When it was over he came back, a trifle flushed, and I felicitated him; my remark (which I forget) being no doubt 'just the sort of banality, you know, one does come out with'—as maybe that the British Navy kept its old knack of cutting out. But he looked at me almost in tears and blurted, 'It isn't her beauty, sir. You saw? It's—it's—my God, it's the style!'

Now you may think that a somewhat cheap, or at any rate inadequate, cry of the heart in my young seaman; as you may think it inadequate in me, and moreover a trifle capricious, to assure you (as I do) that the first and last secret of a good Style consists in thinking with the heart as well as with the head.

But let us philosophise a little. You have been told, I daresay often enough, that the business of writing demands two—the author and the reader. Add to this what is equally obvious, that the obligation of courtesy rests first with the author, who invites the seance, and commonly charges for it. What follows, but that in speaking or writing we have an obligation to put ourselves into the hearer's or reader's place? It is his comfort, his convenience, we have to consult. To express ourselves is a very small part of the business: very small and almost unimportant as compared with impressing ourselves: the aim of the whole process being to persuade.

All reading demands an effort. The energy, the good-will which a reader brings to the book is, and must be, partly expended in the labour of reading, marking, learning, inwardly digesting what the author means. The more difficulties, then, we authors obtrude on him by obscure or careless writing, the more we blunt the edge of his attention: so that if only in our own interest—though I had rather keep it on the ground of courtesy—we should study to anticipate his comfort.

But let me go a little deeper. You all know that a great part of Lessing's argument in his "Laokoeon", on the essentials of Literature as opposed to Pictorial Art or Sculpture, depends on this—that in Pictorial Art or in Sculpture the eye sees, the mind apprehends, the whole in a moment of time, with the correspondent disadvantage that this moment of time is fixed and stationary; whereas in writing, whether in prose or in verse, we can only produce our effect by a series of successive small impressions, dripping our meaning (so to speak) into the reader's mind—with the correspondent advantage, in point of vivacity, that our picture keeps moving all the while. Now obviously this throws a greater strain on his patience whom we address. Man at the best is a narrow-mouthed bottle. Through the conduit of speech he can utter—as you, my hearers, can receive—only one word at a time. In writing (as my old friend Professor Minto used to say) you are as a commander filing out his battalion through a narrow gate that allows only one man at a time to pass; and your reader, as he receives the troops, has to re-form and reconstruct them. No matter how large or how involved the subject, it can be communicated only in that way. You see, then, what an obligation we owe to him of order and arrangement; and why, apart from felicities and curiosities of diction, the old rhetoricians laid such stress upon order and arrangement as duties we owe to those who honour us with their attention. 'La clarte,' says a French writer, 'est la politesse.' [Greek: Charisi kai sapheneia thue], recommends Lucian. Pay your sacrifice to the Graces, and to [Greek: sapheneia]—Clarity—first among the Graces.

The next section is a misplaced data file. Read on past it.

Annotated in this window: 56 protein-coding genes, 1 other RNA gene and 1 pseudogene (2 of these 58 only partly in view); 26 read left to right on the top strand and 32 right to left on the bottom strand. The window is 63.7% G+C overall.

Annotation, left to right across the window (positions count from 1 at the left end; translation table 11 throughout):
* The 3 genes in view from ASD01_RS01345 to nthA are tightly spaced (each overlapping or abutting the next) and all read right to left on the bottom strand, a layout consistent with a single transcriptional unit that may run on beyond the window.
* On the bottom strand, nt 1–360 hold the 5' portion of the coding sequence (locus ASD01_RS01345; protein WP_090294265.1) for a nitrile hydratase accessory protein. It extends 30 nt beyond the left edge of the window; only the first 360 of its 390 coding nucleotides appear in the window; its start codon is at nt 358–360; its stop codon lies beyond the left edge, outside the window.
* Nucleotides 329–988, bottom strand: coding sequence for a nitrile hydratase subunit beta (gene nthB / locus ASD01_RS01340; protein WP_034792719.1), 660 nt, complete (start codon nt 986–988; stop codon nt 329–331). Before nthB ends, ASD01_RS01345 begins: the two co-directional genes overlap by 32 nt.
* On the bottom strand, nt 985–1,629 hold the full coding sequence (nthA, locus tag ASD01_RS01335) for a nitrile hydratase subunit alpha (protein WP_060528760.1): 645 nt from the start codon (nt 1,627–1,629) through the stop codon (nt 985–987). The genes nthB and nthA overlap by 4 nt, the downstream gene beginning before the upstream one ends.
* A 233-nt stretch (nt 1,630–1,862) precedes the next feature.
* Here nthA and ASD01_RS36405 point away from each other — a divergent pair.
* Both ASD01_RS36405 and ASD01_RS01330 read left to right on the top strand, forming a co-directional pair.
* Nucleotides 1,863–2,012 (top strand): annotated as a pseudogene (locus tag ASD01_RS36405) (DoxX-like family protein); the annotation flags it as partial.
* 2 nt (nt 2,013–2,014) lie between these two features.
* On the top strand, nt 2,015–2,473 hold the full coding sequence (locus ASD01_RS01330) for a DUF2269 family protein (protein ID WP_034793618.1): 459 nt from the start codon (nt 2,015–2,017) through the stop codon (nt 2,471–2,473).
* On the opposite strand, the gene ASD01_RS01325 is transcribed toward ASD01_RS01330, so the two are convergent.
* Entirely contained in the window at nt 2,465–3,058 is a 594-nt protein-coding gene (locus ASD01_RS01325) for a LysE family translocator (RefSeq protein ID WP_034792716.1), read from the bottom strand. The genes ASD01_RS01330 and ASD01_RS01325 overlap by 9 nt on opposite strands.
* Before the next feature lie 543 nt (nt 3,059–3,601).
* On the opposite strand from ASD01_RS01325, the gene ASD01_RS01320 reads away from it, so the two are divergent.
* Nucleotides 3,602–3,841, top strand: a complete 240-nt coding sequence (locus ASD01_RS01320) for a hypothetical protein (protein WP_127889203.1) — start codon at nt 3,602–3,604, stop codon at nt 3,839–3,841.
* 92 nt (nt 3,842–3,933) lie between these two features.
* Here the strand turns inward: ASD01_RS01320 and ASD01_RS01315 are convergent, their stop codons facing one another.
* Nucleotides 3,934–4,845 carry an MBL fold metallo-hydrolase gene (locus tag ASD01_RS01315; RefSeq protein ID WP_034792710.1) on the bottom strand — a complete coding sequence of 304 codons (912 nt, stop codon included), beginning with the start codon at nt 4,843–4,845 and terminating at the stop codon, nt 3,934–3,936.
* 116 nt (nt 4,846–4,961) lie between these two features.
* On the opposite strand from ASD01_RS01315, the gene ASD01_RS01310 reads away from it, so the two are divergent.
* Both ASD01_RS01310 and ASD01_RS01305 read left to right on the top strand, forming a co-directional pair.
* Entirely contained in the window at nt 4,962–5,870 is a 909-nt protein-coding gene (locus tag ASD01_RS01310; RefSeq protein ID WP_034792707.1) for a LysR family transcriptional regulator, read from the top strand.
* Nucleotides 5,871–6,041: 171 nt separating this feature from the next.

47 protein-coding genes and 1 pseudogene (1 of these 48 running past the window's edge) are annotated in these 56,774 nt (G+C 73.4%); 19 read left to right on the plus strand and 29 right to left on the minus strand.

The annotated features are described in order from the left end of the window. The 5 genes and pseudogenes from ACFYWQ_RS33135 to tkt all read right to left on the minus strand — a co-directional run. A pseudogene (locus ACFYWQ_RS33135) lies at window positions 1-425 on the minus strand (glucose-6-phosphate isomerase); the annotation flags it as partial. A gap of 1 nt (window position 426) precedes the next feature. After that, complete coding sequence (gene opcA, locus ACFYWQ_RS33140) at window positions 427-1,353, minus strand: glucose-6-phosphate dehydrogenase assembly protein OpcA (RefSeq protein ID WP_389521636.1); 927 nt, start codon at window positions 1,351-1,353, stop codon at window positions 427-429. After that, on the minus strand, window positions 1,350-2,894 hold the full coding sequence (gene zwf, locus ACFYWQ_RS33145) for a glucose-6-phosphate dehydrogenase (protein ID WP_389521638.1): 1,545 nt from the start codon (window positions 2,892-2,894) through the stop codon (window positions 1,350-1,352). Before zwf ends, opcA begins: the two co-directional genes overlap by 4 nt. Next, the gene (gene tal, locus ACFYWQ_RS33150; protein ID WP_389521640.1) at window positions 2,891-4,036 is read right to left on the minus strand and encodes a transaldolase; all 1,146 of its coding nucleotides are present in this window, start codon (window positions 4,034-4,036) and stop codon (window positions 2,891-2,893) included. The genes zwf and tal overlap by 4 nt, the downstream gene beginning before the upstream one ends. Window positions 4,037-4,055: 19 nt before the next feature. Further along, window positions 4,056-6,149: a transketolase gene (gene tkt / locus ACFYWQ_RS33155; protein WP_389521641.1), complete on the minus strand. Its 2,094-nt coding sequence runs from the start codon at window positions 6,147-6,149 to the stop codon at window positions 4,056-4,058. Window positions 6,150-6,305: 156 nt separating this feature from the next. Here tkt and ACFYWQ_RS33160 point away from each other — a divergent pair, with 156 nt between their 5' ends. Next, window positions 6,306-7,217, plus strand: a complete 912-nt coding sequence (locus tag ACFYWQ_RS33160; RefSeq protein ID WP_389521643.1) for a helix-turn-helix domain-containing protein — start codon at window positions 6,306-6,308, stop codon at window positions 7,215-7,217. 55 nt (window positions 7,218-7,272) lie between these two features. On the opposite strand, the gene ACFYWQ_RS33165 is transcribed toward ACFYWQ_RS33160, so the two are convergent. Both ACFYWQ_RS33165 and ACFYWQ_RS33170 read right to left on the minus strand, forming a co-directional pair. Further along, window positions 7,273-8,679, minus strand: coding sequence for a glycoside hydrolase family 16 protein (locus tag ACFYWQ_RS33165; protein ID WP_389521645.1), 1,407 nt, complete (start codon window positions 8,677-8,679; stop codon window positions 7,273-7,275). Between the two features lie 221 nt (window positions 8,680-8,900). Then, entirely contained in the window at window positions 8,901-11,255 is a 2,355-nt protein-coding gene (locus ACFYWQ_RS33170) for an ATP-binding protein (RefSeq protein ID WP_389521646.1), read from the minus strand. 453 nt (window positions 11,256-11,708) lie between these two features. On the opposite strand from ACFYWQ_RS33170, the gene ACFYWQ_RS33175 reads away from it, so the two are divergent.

What am I urging? 'That Style in writing is much the same thing as good manners in other human intercourse?' Well, and why not? At all events we have reached a point where Buffon's often-quoted saying that 'Style is the man himself' touches and coincides with William of Wykeham's old motto that 'Manners makyth Man': and before you condemn my doctrine as inadequate listen to this from Coventry Patmore, still bearing in mind that a writer's main object is to impress his thought or vision upon his hearer.

'There is nothing comparable for moral force to the charm of truly noble manners....'

I grant you, to be sure, that the claim to possess a Style must be conceded to many writers—Carlyle is one—who take no care to put listeners at their ease, but rely rather on native force of genius to shock and astound. Nor will I grudge them your admiration. But I do say that, as more and more you grow to value truth and the modest grace of truth, it is less and less to such writers that you will turn: and I say even more confidently that the qualities of Style we allow them are not the qualities we should seek as a norm, for they one and all offend against Art's true maxim of avoiding excess.

And this brings me to the two great paradoxes of Style. For the first (1),—although Style is so curiously personal and individual, and although men are so variously built that no two in the world carry away the same impressions from a show, there is always a norm somewhere; in literature and art, as in morality. Yes, even in man's most terrific, most potent inventions—when, for example, in "Hamlet" or in "Lear" Shakespeare seems to be breaking up the solid earth under our feet—there is always some point and standard of sanity—a Kent or an Horatio—to which all enormities and passionate errors may be referred; to which the agitated mind of the spectator settles back as upon its centre of gravity, its pivot of repose.

(2) The second paradox, though it is equally true, you may find a little subtler. Yet it but applies to Art the simple truth of the Gospel, that he who would save his soul must first lose it. Though personality pervades Style and cannot be escaped, the first sin against Style as against good Manners is to obtrude or exploit personality. The very greatest work in Literature—the "Iliad," the "Odyssey," the "Purgatorio," "The Tempest," "Paradise Lost," the "Republic," "Don Quixote"—is all